My question is this....how do we know that what they are putting on there as the calories, fat, salt etc. is even correct? I appreciate that they are being forced to do this, because they would not do it on their own. For many people these numbers are the difference between life and death. Oh and before I came to SparkPeople I had no idea how many calories I ate in a day, because of them I have lost weight, have better health and move a whole lot more. I love SparkPeople! Report
This news made me so hot under the collar that I momentarily forgot my username to sign in! The first thing is that this was yet another thing slipped into the "bill" the printing of which, for those who mostly chose not to read it before voting on it, probably made more waste than my county's recycling center sees in a year! I totally agree with APPLEPIEDREAMS that consumers have long been able to make their preferences known to companies and can and should continue to do so, including demanding needed information to make good health decisions. The micromanaging of any government entity just angers me to no end! Those of us who choose to use the brains the Good Lord gave us don't need it and those who don't yet know how to use those brains should be encouraged by loving friends & family to do so.

One more point to ponder: Who wants to wait behind a counter at a movie theater while those ahead of them read the "nutrition" information on high fat & calorie snack foods?

Wow, I feel so much better now. I'll be warming up for my "feedback" to the FDA tomorrow. Report
While I enjoy easy access to nutrition information, I think it's totally ridiculous that the government is micromanaging private businesses. Restaurants should be doing these things because their clients are requesting it, not because the government is making a bunch of laws. Report
I think this a good idea, not only for people who are health conscience or trying to lose weight, but also for people with medical problems. My mother has issues with her heart, so she needs to watch her sodium. My brother and uncle have type 1 diabetes. It really limits our options when we go out to eat. Report
Oh and I forgot to add about Panera--although they have the nutrition information available, they have very little that is actually what I would call healthy if you take into account the sodium which is ridiculously high on most of their menu items even if the calories and fat are not.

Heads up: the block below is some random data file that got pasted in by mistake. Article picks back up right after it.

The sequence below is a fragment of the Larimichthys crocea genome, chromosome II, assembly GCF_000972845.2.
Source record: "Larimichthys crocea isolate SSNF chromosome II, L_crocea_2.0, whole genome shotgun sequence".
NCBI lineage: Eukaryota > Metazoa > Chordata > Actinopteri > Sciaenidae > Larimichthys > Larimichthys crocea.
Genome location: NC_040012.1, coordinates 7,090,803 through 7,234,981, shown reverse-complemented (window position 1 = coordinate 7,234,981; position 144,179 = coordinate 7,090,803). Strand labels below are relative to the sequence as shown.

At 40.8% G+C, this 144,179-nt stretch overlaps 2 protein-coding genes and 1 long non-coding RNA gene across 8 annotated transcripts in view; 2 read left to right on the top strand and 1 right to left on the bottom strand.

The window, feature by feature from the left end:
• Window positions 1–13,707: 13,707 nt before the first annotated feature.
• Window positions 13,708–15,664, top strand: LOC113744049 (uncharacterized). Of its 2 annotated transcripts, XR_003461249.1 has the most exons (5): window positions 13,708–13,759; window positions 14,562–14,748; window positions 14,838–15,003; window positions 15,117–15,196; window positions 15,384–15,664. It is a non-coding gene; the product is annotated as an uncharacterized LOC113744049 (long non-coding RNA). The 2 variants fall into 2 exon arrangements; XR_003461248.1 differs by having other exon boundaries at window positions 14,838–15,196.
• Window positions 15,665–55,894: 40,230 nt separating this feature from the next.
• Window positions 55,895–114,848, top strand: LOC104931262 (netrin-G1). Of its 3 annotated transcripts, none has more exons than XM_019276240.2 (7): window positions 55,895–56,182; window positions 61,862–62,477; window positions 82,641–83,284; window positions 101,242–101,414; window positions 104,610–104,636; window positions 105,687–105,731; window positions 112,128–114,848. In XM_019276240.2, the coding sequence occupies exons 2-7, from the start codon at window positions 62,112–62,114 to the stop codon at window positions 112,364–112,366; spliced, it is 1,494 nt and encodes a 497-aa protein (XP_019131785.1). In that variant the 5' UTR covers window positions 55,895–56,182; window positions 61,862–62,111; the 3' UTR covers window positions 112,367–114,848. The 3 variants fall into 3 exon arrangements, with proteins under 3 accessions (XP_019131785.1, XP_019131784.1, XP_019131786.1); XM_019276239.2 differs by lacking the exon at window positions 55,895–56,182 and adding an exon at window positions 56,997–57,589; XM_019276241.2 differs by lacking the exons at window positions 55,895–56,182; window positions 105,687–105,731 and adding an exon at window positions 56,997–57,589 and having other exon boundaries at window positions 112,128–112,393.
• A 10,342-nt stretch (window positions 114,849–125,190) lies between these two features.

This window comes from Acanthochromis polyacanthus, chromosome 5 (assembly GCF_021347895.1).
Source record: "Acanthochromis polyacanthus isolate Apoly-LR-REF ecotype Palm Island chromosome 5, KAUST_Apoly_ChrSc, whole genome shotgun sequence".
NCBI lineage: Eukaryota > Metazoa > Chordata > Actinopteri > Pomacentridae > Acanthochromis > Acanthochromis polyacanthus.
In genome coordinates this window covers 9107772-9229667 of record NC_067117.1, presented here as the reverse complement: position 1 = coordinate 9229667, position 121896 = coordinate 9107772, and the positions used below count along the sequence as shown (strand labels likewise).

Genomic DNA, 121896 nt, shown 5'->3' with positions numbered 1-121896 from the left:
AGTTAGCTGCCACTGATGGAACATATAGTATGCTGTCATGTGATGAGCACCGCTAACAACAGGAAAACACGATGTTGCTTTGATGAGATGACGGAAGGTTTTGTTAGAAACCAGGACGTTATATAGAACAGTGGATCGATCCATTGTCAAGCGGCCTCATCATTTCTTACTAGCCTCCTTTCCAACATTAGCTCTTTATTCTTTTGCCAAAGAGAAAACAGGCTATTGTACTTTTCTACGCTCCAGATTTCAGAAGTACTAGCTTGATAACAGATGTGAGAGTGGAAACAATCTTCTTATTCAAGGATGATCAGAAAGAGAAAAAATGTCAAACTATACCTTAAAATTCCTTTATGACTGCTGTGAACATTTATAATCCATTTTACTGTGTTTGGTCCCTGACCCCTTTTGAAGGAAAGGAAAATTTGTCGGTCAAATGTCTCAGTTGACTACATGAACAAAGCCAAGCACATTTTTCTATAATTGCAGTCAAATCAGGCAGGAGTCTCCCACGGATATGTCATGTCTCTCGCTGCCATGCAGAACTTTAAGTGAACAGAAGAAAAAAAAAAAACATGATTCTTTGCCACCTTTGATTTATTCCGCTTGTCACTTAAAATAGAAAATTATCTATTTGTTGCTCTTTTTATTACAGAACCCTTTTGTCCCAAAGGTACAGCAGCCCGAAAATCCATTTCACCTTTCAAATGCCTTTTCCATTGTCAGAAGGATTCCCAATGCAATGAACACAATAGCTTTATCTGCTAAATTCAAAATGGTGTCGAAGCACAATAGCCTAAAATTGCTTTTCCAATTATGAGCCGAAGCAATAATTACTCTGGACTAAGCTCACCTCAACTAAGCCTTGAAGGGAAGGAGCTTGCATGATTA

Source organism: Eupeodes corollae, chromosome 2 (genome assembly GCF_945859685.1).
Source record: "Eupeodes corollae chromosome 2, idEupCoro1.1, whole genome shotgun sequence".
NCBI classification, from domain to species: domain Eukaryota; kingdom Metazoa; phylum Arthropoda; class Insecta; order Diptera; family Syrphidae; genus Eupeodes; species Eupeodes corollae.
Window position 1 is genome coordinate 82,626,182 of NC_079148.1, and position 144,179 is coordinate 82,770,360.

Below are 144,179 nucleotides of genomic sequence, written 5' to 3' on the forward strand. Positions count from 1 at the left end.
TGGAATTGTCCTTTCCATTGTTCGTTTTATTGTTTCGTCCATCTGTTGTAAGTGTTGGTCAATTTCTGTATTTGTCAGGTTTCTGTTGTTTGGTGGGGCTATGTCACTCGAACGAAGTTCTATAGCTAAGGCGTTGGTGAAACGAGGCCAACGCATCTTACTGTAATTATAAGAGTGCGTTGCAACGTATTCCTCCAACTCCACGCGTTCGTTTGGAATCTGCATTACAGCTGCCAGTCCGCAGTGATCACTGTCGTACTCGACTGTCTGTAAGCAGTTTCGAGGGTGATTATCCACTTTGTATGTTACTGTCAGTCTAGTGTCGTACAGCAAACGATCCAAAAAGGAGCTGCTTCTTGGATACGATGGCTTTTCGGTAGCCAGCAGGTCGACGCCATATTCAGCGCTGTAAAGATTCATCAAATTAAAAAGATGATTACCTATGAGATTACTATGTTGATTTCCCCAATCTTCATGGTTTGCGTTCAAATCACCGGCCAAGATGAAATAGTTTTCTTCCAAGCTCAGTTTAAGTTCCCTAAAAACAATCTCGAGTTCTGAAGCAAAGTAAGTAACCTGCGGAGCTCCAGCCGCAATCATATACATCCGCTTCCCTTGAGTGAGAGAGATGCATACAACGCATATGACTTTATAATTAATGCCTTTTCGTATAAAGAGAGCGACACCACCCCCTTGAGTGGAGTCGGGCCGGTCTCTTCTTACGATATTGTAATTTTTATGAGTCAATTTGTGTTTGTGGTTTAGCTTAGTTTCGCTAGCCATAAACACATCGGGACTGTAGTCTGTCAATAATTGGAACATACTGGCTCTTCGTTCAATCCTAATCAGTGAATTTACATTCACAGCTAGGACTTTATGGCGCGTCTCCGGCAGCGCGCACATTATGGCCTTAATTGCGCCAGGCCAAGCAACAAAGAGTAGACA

Report
I think this is great. Many restaurants already have the information available and I'm always surprised at chain restaurants that don't have any--we unfortunately chose to go to Bravo a couple of weeks back and when I inquired about healthy choices, the waiter was clueless (he actually suggested something that had a butter sauce as the lowest calorie option) and when I emailed the company, their response was less than satisfactory, just giving "general guidelines" as to what to choose, which I can do for myself!Anyway, I generally won't go to a restaurant that does not have nutrition information (and I'm sure I'm not the only one) so this law would possibly benefit them as well. Report
I think these rules are long over due! I think people are more accustomed now to seeing this kind of information so why not have it at movie theaters, bowling alleys, and airplanes. Some of the choices in those places contain an outrageous amount of fat, salt, and sugar because of the portion sizes. People have a right to know what they are buying and consuming. Report
I think this would be great. I don't eat out much, but this would help me make the best choices when I do. Report
SINCITYLULU1
I think it's a great idea. It will help me make better choices. In California they already do this and it was a big help for me when I was visiting in making the best choice for me. Report
I only eat out under emergency conditions, IE: out of town for Dr. appt. and it's over 6 hours. So little, I'm not worried with it. Report
I try my best to label read before I buy anything. Report
AMBERNICHOLE3
I already research my food online when I know ahead of time where we're going but if you go to eat last minute sometimes ther's not time to do that so this would help tremendously! Report
Movie theatres should not be exempt! Report
I love it that I can see the calorie count at restaurants. I have used the calorie counts at Panera to make more informed choices for myself. I am not concerned about the possible exemptions. Any information that can be provided is better than not knowing! Report
KATHAKU
I think it would be a good idea, knowledge is power. I'm not sure how it would specifically effect me though.. Report